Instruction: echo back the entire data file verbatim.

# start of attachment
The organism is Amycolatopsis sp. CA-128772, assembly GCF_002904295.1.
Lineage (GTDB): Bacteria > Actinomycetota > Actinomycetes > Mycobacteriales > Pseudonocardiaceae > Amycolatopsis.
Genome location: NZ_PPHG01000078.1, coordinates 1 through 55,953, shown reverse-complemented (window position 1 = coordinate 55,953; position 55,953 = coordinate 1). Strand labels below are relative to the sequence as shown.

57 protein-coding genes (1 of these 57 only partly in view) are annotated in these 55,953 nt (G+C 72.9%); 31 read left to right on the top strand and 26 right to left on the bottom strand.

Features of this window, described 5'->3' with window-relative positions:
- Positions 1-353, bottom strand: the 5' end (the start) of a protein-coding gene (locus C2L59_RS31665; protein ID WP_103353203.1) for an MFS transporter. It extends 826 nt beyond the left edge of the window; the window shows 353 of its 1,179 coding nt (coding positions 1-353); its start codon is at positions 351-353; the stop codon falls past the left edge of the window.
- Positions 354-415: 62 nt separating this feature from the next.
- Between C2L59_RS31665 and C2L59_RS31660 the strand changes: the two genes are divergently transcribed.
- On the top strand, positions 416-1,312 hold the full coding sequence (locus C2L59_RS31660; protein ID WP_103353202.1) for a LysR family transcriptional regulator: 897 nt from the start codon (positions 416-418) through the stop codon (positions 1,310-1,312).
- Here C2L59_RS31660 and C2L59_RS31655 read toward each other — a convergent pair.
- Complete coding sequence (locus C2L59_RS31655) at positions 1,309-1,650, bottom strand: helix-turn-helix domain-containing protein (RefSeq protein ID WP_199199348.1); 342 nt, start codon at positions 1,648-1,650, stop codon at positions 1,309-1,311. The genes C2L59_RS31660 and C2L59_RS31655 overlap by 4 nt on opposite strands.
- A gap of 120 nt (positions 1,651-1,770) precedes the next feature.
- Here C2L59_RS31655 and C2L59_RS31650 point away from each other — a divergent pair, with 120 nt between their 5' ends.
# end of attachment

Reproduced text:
The organism is Amycolatopsis sp. CA-128772, assembly GCF_002904295.1.
Lineage (GTDB): Bacteria > Actinomycetota > Actinomycetes > Mycobacteriales > Pseudonocardiaceae > Amycolatopsis.
Genome location: NZ_PPHG01000078.1, coordinates 1 through 55,953, shown reverse-complemented (window position 1 = coordinate 55,953; position 55,953 = coordinate 1). Strand labels below are relative to the sequence as shown.

57 protein-coding genes (1 of these 57 only partly in view) are annotated in these 55,953 nt (G+C 72.9%); 31 read left to right on the top strand and 26 right to left on the bottom strand.

Features of this window, described 5'->3' with window-relative positions:
- Positions 1-353, bottom strand: the 5' end (the start) of a protein-coding gene (locus C2L59_RS31665; protein ID WP_103353203.1) for an MFS transporter. It extends 826 nt beyond the left edge of the window; the window shows 353 of its 1,179 coding nt (coding positions 1-353); its start codon is at positions 351-353; the stop codon falls past the left edge of the window.
- Positions 354-415: 62 nt separating this feature from the next.
- Between C2L59_RS31665 and C2L59_RS31660 the strand changes: the two genes are divergently transcribed.
- On the top strand, positions 416-1,312 hold the full coding sequence (locus C2L59_RS31660; protein ID WP_103353202.1) for a LysR family transcriptional regulator: 897 nt from the start codon (positions 416-418) through the stop codon (positions 1,310-1,312).
- Here C2L59_RS31660 and C2L59_RS31655 read toward each other — a convergent pair.
- Complete coding sequence (locus C2L59_RS31655) at positions 1,309-1,650, bottom strand: helix-turn-helix domain-containing protein (RefSeq protein ID WP_199199348.1); 342 nt, start codon at positions 1,648-1,650, stop codon at positions 1,309-1,311. The genes C2L59_RS31660 and C2L59_RS31655 overlap by 4 nt on opposite strands.
- A gap of 120 nt (positions 1,651-1,770) precedes the next feature.
- Here C2L59_RS31655 and C2L59_RS31650 point away from each other — a divergent pair, with 120 nt between their 5' ends.